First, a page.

- Antoine Martel (keys, synths), a self-professed mad scientist with a wall of modular synthesizers and a passion for film scores and abstract soundscapes
- Rob Homan (keys), whose innate ability to process, deconstruct and reassemble material on the fly bordered on the impressive and scary
- Scott Rixon (bass), who comes from a punk and hardcore background and possesses pop sensibilities
- Victor Nguyen (tenor sax), a Pharaoh Sanders acolyte with an ear for urgent, entrancing solos
- Andrew Morrill (alto sax), whose bold tones and fearless harmonic sensibilities earned him a reputation for pushing the old school into the 21st Century
- Bobby Granfelt (drums), whose hip-hop and bebop-inspired drumming laid the rhythmic foundation for the entire project
High Pulp can trace their origins to a loose, weekly jam session at Seattle’s historic Royal Room. “When you put us all together, our sound isn’t so much a fusion as it is a synthesis,” the band’s Bobby Granfelt says in press notes. ““There’s a lot of different personalities coming from a lot of different places, and we use it all as fuel to create something that’s totally our own.”
The Seattle sextet’s latest album Pursuit of Ends is slated for a Friday release through Anti- Records. The band’s unique brand of experimental jazz is simultaneously vintage and futuristic, often hinting at Miles Davis, Duke Ellington, Aphex Twin and My Bloody Valentine and a wide range of others. The album’s material sees the band carefully balancing meticulous composition with visceral spontaneity and centered around virtuosic performances.
While High Pulp is primarily centered around their core six, Pursuit of Ends sees the band making judicious use of a board network of collaborators with guest spots from Jaleel Shaw (sax), who has played with Roy Haynes and Mingus Big Band; Brandee Younger (harp), who has played with Ravi Coltrane, The Roots, and Makaya McCraven; Grammy-nominated Theo Croker (trumpet); Jacob Mann (keys), who has played with Rufus Wainright and Louis Cole to help push their sonic boundaries even further.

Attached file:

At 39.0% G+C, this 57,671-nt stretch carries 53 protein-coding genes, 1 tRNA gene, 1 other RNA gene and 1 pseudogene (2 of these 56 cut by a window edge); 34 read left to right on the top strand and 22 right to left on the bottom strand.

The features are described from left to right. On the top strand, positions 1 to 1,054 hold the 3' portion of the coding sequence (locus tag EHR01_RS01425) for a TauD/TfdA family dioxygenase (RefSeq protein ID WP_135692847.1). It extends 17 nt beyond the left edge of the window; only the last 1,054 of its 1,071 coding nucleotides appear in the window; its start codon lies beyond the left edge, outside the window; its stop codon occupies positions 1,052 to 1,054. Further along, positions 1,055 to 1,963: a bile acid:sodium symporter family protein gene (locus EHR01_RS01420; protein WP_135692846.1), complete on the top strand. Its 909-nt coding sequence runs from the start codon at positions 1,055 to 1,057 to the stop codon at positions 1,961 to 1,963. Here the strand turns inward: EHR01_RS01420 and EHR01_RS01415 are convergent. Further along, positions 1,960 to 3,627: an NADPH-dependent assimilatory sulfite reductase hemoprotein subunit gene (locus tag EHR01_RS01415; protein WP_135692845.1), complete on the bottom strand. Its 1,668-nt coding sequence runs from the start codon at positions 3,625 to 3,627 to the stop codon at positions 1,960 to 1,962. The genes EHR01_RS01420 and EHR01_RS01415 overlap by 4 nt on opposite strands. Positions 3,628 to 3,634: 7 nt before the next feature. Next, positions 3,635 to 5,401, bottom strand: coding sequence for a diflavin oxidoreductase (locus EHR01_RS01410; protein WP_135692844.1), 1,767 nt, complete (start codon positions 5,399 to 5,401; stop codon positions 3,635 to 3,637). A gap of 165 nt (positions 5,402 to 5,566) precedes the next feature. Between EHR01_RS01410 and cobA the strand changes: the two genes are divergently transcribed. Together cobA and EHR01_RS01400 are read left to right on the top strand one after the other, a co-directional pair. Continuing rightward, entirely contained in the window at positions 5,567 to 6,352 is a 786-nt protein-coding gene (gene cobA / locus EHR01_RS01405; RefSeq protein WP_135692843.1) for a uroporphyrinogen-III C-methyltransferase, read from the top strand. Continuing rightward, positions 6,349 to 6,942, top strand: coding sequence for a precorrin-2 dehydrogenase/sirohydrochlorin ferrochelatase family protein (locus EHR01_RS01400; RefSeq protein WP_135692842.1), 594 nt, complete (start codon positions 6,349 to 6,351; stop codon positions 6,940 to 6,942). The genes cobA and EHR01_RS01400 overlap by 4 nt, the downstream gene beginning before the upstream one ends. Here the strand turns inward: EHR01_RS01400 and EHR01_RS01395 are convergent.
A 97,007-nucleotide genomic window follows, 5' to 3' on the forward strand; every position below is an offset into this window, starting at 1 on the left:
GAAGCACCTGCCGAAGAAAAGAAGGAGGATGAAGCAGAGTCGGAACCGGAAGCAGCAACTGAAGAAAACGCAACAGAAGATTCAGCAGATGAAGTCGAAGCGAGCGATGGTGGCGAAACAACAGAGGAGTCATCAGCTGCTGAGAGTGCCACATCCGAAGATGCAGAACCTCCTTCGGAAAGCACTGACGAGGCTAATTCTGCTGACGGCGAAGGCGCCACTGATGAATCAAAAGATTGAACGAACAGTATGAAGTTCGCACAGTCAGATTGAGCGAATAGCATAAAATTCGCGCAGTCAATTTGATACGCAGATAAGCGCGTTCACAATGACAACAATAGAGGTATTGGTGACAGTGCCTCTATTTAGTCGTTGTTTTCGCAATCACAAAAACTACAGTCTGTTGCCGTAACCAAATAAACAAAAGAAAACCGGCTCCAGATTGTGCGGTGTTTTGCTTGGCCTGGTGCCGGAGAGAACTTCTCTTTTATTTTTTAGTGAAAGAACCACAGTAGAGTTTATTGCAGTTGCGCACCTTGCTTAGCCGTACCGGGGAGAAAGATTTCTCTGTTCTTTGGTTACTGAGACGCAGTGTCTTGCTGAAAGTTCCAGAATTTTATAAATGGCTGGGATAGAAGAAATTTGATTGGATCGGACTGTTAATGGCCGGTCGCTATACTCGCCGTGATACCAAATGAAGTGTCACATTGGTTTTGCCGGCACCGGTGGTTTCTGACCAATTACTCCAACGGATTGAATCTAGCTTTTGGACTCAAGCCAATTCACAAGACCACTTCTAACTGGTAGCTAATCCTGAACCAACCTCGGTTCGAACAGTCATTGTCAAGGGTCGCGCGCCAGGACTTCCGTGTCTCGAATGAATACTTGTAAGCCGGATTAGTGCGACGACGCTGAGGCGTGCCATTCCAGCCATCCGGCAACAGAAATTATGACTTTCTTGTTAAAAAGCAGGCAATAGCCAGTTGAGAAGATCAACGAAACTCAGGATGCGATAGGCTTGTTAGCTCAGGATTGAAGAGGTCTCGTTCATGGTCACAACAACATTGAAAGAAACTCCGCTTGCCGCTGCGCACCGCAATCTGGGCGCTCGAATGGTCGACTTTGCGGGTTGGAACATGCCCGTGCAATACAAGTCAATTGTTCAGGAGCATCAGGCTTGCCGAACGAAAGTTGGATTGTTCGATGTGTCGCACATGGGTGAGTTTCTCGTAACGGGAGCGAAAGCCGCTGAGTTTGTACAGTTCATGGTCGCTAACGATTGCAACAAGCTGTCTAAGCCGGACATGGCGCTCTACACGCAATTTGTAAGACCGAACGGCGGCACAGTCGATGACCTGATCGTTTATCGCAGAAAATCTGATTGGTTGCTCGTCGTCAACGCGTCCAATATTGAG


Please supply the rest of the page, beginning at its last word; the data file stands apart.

Pursuit of Ends‘ latest single “You’ve Got To Pull It Up From The Ground” is a mind-bending and incredibly slick synthesis of bop, jazz fusion, funk and hip hop. The composition begins with an extensive bop jazz-inspired, drum solo. The song then quickly moves to a section featuring rapid fire percussion paired with sinuous bass lines, twinkling keys and a mournful, modal horn line led by Theo Croker’s expressive Miles Davis-like playing. Throughout the rest of the song, the melody floats and dances through the instrumentation. While the material is rooted in precise performance of the written composition, there’s ample room for soulful, free-flowing improvisation among a collection of sensitive and thoughtful artists.
“During COVID we spent a lot of time listen to Miles Davis’ Second Quintet, and specifically the drum solo at the start was inspired by ‘Agitation’ off of E.S.P.,” Granfelt explains “There’s something about that quintet that is so awe-inspiring. I think it’s the way they have such a deep shared concept which allows them to improvise in a meaningful way.”
“Pull It Up” is really a concept that is at the core of the band,” Granfelt explains. “It’s sort of about magic, sort of about will, sort of about self-love. It’s a concept based in the idea that things are already where they need to be, and it’s about unearthing what is already there as opposed to creating something ‘new’.”
Directed by Isaac Calvin and Seth Calvin, the accompanying video draws on the song’s overarching theme of digging deep, being persistent and staying humble. The video features Granfelt doing useful but mundane tasks: pulling nails out of a board, washing dishes, tying knots and so on. Towards the end f the video, Granfelt builds a shrine, but the offerings aren’t high quality of expensive; rather, they’re scuffed up, well-worn items including roadside flowers, cigarette butts, trinkets, tchotchkes and knick-knacks.